skip navigation

PUBLICATIONS

Register for Latest Research

Stay Informed
Register with NCJRS to receive NCJRS's biweekly e-newsletter JUSTINFO and additional periodic emails from NCJRS and the NCJRS federal sponsors that highlight the latest research published or sponsored by the Office of Justice Programs.

NCJRS Abstract

The document referenced below is part of the NCJRS Virtual Library collection. To conduct further searches of the collection, visit the Virtual Library. See the Obtain Documents page for direction on how to access resources online, via mail, through interlibrary loans, or in a local library.

 

NCJ Number: 77323 Find in a Library
Title: Treating Juveniles as Adults in New York - What Does It Mean and How Is It Working? (From Major Issues in Juvenile Justice Information and Training - Readings in Public Policy, P 265-293, 1981, John C Hall et al, ed. See NCJ-77318)
Author(s): M Roysher; P Edelman
Date Published: 1981
Page Count: 29
Sponsoring Agency: Academy for Contemporary Problems
Sale Source: Academy for Contemporary Problems
,
United States of America
Language: English
Country: United States of America
Annotation: The 1978 New York State Juvenile Offender Law, which mandates that the prosecution of certain juvenile offenders originate in the adult court system, is examined with respect to its historical background, politics, and impact.
Abstract: The law, enacted in the heat of the 1978 gubernatorial campaign, followed earlier activities focusing on juvenile crime in its roots. Among these activities were the Governor's appointment in 1975 of a special commission to review the problem and passage in 1976 of the Designated Felony Act, which permitted mandatory secure confinement for an initial period in cases of serious violent crimes committed by juveniles. The Juvenile Offender Law created a category of juvenile offender for youths under age 16 charged with a larger group of felonies, including some forms of burglary. Although it provided for subsequent removal to family court, the law left New York with a system which was among the most severe in the country by initiating prosecution in the adult courts and providing for longer sentences. The law appears in many respects to be a failure. It has simply made the family court a backup for a crowded adult system and has not noticeably increased the seriousness with which many juvenile arrests are taken. Although the law has resulted in almost 1,700 arrests in the first year, only about 7 percent of these arrests has resulted in secure confinement of an offender a year and a half after the law took effect. Problems include long delays in processing, large percentages of dismissals and removals, a high percentage of pleas, and widely discrepant sentences. In addition, the law authorizes no special efforts toward rehabilitation and appears to have diverted attention from funding for preventive and rehabilitative employment programs. Instead of promoting swift, sure, and predictable judicial responses to juvenile infractions, the law has confirmed the irrationality of the criminal justice system. A table, a flow chart, and footnotes are provided.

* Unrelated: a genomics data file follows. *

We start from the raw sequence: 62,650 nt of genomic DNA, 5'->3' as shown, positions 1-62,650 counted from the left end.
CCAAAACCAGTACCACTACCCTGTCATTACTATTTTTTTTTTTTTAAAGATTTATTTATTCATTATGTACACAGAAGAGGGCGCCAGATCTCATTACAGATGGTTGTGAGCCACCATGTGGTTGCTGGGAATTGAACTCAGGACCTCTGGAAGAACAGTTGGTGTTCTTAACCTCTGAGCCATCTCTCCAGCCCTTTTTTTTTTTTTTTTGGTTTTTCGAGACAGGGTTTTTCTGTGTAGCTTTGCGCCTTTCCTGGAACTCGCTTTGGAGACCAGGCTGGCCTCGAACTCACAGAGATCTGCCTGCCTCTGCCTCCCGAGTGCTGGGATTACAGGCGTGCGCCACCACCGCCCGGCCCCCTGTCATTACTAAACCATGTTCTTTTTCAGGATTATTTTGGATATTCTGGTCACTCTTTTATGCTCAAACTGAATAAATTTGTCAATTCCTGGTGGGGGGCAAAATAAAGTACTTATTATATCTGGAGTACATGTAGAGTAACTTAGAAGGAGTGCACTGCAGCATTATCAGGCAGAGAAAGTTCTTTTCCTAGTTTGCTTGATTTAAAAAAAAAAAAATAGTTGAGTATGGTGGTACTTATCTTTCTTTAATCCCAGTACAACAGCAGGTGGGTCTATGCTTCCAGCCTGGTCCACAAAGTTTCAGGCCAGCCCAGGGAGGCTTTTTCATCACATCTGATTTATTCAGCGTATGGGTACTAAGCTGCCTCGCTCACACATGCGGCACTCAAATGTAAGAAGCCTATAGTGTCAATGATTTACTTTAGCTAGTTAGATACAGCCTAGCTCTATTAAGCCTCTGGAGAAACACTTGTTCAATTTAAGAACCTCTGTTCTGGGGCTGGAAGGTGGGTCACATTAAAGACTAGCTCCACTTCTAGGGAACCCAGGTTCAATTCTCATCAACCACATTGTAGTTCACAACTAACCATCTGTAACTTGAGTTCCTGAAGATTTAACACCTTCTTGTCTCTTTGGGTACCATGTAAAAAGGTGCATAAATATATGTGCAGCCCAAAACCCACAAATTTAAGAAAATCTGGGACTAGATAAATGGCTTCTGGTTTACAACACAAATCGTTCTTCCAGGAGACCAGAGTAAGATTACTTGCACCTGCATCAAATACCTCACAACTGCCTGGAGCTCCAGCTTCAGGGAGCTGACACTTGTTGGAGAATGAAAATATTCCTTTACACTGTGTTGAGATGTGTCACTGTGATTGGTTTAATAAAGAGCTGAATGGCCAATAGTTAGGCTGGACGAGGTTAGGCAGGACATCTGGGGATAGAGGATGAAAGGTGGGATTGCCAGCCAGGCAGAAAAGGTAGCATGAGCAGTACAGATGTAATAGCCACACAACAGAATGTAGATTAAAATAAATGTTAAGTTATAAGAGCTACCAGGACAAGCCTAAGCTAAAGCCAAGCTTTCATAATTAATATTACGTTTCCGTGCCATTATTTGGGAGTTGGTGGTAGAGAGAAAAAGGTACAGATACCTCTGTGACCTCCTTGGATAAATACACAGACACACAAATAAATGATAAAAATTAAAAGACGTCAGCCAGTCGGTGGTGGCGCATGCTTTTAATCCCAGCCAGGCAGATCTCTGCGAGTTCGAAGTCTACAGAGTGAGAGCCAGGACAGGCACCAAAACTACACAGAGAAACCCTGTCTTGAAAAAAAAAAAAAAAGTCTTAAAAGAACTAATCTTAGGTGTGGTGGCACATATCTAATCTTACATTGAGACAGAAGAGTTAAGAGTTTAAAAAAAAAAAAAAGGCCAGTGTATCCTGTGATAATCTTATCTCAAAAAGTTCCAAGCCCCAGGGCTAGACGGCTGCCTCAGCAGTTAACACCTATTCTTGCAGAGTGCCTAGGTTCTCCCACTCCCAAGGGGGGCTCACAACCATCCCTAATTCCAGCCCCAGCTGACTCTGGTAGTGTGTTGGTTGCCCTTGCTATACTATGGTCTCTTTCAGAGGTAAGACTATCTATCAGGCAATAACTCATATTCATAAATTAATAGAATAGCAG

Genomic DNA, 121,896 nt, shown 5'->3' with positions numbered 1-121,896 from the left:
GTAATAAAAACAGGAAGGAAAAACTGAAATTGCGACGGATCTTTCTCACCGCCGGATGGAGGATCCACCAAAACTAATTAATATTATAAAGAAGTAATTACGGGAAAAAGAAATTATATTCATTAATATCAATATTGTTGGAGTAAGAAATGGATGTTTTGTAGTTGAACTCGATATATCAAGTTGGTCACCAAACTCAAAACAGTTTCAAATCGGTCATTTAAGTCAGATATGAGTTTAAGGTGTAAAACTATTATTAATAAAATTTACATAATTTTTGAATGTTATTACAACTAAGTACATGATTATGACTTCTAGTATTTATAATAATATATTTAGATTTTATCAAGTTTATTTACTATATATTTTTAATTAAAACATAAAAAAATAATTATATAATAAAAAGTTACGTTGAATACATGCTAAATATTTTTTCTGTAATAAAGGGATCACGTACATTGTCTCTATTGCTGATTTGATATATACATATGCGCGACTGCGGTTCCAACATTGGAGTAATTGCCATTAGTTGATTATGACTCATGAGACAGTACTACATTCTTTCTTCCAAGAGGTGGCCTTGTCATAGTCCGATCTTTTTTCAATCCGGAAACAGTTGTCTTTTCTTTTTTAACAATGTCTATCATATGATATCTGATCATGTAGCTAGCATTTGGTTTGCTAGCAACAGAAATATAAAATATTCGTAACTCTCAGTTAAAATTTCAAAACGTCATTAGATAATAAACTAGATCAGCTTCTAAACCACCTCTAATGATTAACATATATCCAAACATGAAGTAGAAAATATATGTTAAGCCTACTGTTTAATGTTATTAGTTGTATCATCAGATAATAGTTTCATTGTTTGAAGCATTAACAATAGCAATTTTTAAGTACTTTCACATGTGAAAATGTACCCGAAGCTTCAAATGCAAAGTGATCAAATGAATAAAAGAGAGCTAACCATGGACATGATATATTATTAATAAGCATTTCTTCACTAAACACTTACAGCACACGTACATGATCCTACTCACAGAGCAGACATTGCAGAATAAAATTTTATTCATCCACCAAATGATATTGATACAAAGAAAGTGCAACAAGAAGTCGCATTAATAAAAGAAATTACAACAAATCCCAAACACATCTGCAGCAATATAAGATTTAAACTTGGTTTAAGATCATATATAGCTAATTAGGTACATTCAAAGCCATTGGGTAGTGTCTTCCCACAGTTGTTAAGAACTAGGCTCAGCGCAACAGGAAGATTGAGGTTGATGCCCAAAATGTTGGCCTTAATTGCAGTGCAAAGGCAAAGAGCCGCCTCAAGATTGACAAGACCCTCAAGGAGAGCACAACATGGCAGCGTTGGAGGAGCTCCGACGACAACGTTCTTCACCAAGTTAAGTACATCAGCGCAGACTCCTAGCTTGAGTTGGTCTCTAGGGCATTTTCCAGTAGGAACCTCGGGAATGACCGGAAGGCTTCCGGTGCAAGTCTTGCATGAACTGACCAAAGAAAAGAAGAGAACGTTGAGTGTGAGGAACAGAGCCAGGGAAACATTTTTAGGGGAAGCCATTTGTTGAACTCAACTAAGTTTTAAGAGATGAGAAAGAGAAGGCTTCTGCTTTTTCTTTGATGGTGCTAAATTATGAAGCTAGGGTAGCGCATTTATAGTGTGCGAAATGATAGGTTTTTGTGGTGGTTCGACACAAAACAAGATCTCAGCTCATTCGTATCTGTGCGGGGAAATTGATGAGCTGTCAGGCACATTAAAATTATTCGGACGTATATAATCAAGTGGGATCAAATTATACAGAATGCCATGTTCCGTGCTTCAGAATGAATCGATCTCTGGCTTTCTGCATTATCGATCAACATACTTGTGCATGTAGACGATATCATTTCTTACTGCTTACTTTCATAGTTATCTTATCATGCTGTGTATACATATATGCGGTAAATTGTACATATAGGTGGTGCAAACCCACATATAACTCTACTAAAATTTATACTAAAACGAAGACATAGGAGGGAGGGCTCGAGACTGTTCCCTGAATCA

Index Term(s): Critiques; Failure factors; Juvenile codes; Juvenile court waiver; New York; Political influences; State laws
To cite this abstract, use the following link:
http://www.ncjrs.gov/App/publications/abstract.aspx?ID=77323

*A link to the full-text document is provided whenever possible. For documents not available online, a link to the publisher's website is provided. Tell us how you use the NCJRS Library and Abstracts Database - send us your feedback.